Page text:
In music, mistakes or near mistakes sometimes have a way of ending happily. Synapses fire and a forgotten lyric is remembered a nanosecond before it has to be sung. The mind goes blank, but muscle memory takes over and something unexpected and wonderful happens.
On rare occasions in the musical world, even the most frustrating blunders produce gratifying results. So it was with me and the botched Steely Dan interview.
For those who missed last months column on that embarrassing episode, Steely Dan is one of my two all-time favorite groups. They played at the Idaho Botanical Garden in August, and Id gotten myself included in a July media teleconference that kicked off their tour. To say that I was looking forward to interviewing my heroes is an understatement.
If you did read last months column, you know about The Mistake. We were told at the beginning of the teleconference to press *1 to be entered in a queue for asking questions. I pressed 1* and never did get to ask my questions. As my late mother might have put it, I felt like two cents waiting for change.
I was half hoping that Steely Dans press people would take pity on me and set up an interview with them when they came to town. That didnt happen, but some other good things did.
They started, as good things sometimes do, with a bad thing. On the first or second song of the show, the inevitable contingent of fans who think that people would rather watch them dance than see the act they paid to see stood up and blocked the view of the stage. Incensed, my wife asked them to sit down. Miraculously, they did.
For one song. Then a woman old enough to know better not only got up and started dancing but gestured for others to join her. That was all it took. What began with one dancing dolt ended with hundreds of people standing and dancing in front of the stage for the rest of the night.
You can only look at the backs of knees for so long. If your chairs have been reduced to obsolescence and youve become part of a gyrating throng, you might as well be close to the front of the gyrating throng, where you can see something.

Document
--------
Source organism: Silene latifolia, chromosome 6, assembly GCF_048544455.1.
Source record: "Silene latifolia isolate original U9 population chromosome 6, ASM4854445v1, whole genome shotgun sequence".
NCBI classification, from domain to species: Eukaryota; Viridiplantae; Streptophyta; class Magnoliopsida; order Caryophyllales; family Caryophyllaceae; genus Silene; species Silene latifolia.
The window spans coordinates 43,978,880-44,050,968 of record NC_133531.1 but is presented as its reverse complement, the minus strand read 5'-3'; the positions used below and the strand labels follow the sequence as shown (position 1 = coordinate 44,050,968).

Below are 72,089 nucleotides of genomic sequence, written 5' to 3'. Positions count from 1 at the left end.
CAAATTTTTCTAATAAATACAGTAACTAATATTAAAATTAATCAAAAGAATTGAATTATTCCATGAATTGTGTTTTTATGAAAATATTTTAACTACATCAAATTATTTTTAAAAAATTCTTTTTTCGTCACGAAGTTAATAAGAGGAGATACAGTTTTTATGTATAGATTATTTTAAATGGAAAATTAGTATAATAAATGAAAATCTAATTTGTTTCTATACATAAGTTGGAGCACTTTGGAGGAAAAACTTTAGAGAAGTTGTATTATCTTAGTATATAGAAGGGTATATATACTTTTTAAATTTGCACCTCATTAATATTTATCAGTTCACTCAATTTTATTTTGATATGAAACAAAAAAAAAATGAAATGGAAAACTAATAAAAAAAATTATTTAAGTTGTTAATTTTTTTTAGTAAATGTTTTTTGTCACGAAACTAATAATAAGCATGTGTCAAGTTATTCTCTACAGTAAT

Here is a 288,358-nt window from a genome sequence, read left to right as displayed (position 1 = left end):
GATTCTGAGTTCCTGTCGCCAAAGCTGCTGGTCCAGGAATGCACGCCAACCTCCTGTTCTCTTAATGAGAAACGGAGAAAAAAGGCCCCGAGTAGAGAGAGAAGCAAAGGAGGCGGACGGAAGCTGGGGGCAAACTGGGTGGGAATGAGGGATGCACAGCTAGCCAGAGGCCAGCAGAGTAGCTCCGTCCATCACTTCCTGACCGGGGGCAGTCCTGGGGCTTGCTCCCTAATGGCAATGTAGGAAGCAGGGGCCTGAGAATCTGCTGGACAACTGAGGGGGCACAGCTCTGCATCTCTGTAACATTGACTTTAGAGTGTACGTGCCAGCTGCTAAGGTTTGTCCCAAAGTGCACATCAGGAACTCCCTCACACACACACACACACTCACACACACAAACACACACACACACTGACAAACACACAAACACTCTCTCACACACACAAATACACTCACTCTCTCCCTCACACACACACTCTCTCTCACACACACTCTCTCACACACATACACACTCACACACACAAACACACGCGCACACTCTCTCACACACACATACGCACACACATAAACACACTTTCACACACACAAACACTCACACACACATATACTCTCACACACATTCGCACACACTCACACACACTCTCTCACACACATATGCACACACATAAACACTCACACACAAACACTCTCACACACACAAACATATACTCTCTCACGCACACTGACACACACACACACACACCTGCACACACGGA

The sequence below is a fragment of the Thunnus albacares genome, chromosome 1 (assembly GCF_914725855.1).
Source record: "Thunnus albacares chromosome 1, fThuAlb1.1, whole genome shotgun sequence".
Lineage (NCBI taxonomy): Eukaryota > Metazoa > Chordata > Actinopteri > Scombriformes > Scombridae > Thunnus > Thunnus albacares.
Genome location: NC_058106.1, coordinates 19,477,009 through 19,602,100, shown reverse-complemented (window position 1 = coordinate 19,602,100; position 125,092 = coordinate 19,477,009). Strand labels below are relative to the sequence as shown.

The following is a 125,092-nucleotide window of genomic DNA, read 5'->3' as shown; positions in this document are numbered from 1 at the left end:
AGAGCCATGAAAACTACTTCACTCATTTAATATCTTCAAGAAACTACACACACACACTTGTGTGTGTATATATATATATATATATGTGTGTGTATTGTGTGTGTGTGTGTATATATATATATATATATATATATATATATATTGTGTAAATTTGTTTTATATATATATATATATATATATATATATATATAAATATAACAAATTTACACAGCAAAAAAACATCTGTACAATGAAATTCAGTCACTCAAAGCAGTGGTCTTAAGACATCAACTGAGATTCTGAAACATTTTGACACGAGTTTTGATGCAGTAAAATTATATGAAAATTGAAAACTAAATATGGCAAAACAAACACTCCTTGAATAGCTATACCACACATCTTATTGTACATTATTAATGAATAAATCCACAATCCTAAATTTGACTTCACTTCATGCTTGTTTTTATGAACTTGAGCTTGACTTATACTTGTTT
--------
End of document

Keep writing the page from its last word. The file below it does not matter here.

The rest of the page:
From there, you could get an idea of what its like to be onstage with a group of that caliber. Donald Fagen and Walter Becker, who began and jointly are Steely Dan, surround themselves with 10 of the best studio musicians and backup singers on the planet. For someone like me, who has played in local bands most of my life, an evening in close proximity to that kind of talent was akin to seeing Shangri-la.
And wed get even closer. The walk back to the car after the show took us past a white limousine stuck in gridlock. I was walking with my daughter, who had had her Steely Dan license plates turned into a purse (the one pictured with last months column). We assumed some fans had rented the limo for a night of partying until a window rolled down and there, close enough to touch, was Donald Fagen the co-writer, keyboard player and voice of Steely Dan.
If ever there was a time to get your purse signed, this is it, I said after regaining the power of speech.
No, she replied. I dont want to bug him.
To understand this, you need to know that for us Fagen has almost mythical status. The man is an alien. His intellect is not of this earth. I was proud of her for not invading his privacy.
Two days later, an email arrived from Julia Rundberg, the Botanical Gardens executive director. It said she had something I might like. The purse-daughter all but melted down waiting for us to get home from our trip and find out what it was.
What it was was an autographed Steely Dan poster for her and a framed, autographed copy of the botched-interview column for me. Its on a wall in my home office now. If the house ever catches fire, its one of the first things Ill grab.
Thanks, Donald and Walter, for doing that. It beats the hell out of asking you a couple of questions on the phone.
And thanks to Julia and all the folks at the Botanical Garden for making it happen. And for all the great talent youve brought to the garden in the last few years.
A friend who saw Steely Dan in Portland said the garden show was better because the crowd was so into it. Becker and Fagen seemed energized by that, smiling and talking to the audience more than Id ever seen them do in other cities.
Maybe theyll come back one day. If so, I have some questions waiting for them.
If you like humor with your music, you might want to put Oct. 4 on your calendar. Antsy McClain and the Trailer Park Troubadours will play a benefit concert for the Idaho Suicide Prevention Hotline (1 800 273-TALK) that night at the Egyptian Theater.
At his previous Boise shows, fans have alternated between enjoying McClains and his bands musical talents and laughing until they cried. I laughed so hard I hurt myself.
The show will raise money to extend the hotlines hours to 24/7 and will honor veterans, a high-risk group for suicide. Tickets, $25, are available at the Egyptian and The Record Exchange. Information: www.egyptiantheatre.net.
Tim Woodwards column appears every other Sunday and is posted on www.woodwardblog.com the following Mondays. Contact him at email@example.com.